Thus neither the exploited nor the exploiters are in good contact with the work ground, but each group needs the other in order to maintain sufficient contact with it for life to continue – in the short run, the life of the firm, in the long run, life itself. That is why their power over one another is at its greatest when grounding is broken off altogether, in the strike and lockout respectively. These are the times when the groups achieve the greatest self-consciousness (i.e. class-consciousness), and the powerful dynamics that are characteristic of the group aware of a threat on its boundaries can emerge. The resulting cohesiveness, or solidarity, does not usually long outlast the inevitable return to normal contact, except where a succession of open conflicts leads to a general and more lasting increase of awareness. But if the latter occurs, then it is possible to question the political grounding itself: what is raised is the issue of revolutionary change.

The parallel here, of course, is with the therapeutic breakthrough, where the person becomes aware of the energy being put into emotional and muscular holding, and is ready to own and integrate the natural flow of energy; they are ready to become psychologically grounded in reality and physically grounded on the floor. Just as the therapist has a positive direction at this point, to facilitate the best possible contact, so the revolutionary party has a facilitating role vis-à-vis the exploited, now conscious of their power. In both cases there is a directive or normative element; neither therapist nor party can be indifferent to the course of events, although neither can in any way substitute their authority for that of the people being helped.

Thus we have arrived at the normative aspect of political grounding. The aim of revolution in late capitalism can be nothing other than the replacement of the half-withheld, masochistic, schizoid and psychopathic grounding inherent in the existing system by a grounding of true contact. The separation of work from its control needs to be replaced by a mode of contact with the work ground whereby workers and controllers are the same people, working for themselves and one another. The revolutionary process, that is, the dismantling of the system and of the state that exists to support it, is, like the therapeutic process, a highly educative experience, but a means to an end. In spite of the value of occasionally exploring the possible features of a truly grounded society in utopian works of art such as William Morris’ News From Nowhere, there is in fact no way of knowing how people will react to being politically grounded, any more than the therapist can tell in advance how a client will use the energy freed by sloughing off emotional and muscular armour. Capitalism, like neurosis, is boringly predictable (in so far as any human activity can be predicted). A post-revolutionary society, like a client who has broken through constricting patterns, is interestingly fresh and spontaneous. One thing that can be said is that a society that is well grounded politically will be free to interact with the work ground in a way that is responsive towards that environment and responsible to future generations in its husbandry; it will be free to be ecologically aware and sensitive. People no longer alienated from one another and from their work need no longer be alienated from the rest of nature. As Marx noted in his Grundrisse: “man ... becomes able ... to conceive of nature (including the control of it) as his own real body”.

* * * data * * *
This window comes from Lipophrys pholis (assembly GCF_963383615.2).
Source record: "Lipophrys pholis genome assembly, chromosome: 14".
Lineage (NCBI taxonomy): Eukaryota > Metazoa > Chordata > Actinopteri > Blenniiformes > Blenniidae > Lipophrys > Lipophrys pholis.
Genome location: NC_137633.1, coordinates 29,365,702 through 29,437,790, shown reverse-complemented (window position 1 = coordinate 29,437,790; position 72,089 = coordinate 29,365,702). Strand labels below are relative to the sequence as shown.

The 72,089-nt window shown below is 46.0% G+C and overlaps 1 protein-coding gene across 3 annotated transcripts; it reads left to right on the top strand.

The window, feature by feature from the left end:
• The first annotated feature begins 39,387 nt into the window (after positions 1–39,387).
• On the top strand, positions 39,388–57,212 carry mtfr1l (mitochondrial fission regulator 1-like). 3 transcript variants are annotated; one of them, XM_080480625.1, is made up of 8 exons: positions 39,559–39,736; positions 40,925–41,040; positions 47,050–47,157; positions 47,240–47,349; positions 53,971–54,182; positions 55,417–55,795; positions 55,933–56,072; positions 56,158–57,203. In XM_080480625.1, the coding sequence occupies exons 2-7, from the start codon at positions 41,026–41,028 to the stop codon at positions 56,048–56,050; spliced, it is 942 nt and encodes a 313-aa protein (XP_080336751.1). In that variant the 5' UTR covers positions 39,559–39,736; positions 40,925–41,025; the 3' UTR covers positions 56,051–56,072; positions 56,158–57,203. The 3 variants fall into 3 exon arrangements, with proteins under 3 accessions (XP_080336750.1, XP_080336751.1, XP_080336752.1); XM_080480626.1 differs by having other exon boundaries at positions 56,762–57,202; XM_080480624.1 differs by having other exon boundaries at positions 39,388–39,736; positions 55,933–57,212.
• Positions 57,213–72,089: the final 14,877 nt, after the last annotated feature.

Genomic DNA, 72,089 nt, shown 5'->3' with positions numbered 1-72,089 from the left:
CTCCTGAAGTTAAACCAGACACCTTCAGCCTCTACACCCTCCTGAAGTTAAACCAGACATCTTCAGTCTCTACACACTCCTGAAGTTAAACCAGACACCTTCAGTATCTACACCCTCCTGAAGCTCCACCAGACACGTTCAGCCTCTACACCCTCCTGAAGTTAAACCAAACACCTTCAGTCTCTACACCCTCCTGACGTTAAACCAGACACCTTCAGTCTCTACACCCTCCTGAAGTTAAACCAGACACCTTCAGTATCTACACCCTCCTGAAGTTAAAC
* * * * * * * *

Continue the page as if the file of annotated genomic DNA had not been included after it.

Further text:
It may seem that all I have done in this paper is to reword some central themes of Marxism in terms of grounding. I suggest that I have done a little more than that. For the parallel between political grounding and physical grounding brings out an aspect of Marx’s dialectical materialism that is often missed. To assert the primacy of the material is not arbitrary, nor merely a clever turning of Hegel upside-down; still less is it to reduce consciousness to the material and so end up in a mechanistic determinism. Rather, it is to recognise our ineradicable dependence on the material world and our inescapable participation in that world as material beings. When Marx picks out the human animal’s ability to produce its own sustenance and so to produce itself, he is not denying the existence of higher powers, but delineating precisely how our grounding in the environment distinguishes us from the other creatures. Theirs is a biological grounding, ours a political one. We have the privilege of being free to ground ourselves politically in a life-enhancing or in a life-diminishing way. We are not free not to be grounded at all. Moreover, our freedom to be politically grounded in better or in less good ways is not a freedom we possess or can exert as individuals. The social character of our interaction with the work ground entails that a change in political grounding is a political change, and our freedom to make such a change is a political freedom. Just as there is a ripe time in therapy, so the exploited can look to the ripe time to exert that freedom. So far from either therapy or revolutionary politics being irresponsible fantasy, the aim of both is, in the appropriate sense, to have both feet firmly planted on the ground.


Collingwood, N, "Marx and economic Determinism" paper read to the Brunel University Philosophy Society, 22.6.83

Lowen, A, Bioenergetics Coward McCann & Geoghegan, N.Y., 1975

Reich, W, Character Analysis Vision, London, 1950.

Wilber, K, Up From Eden Routledge & Kegan Paul, London, 1983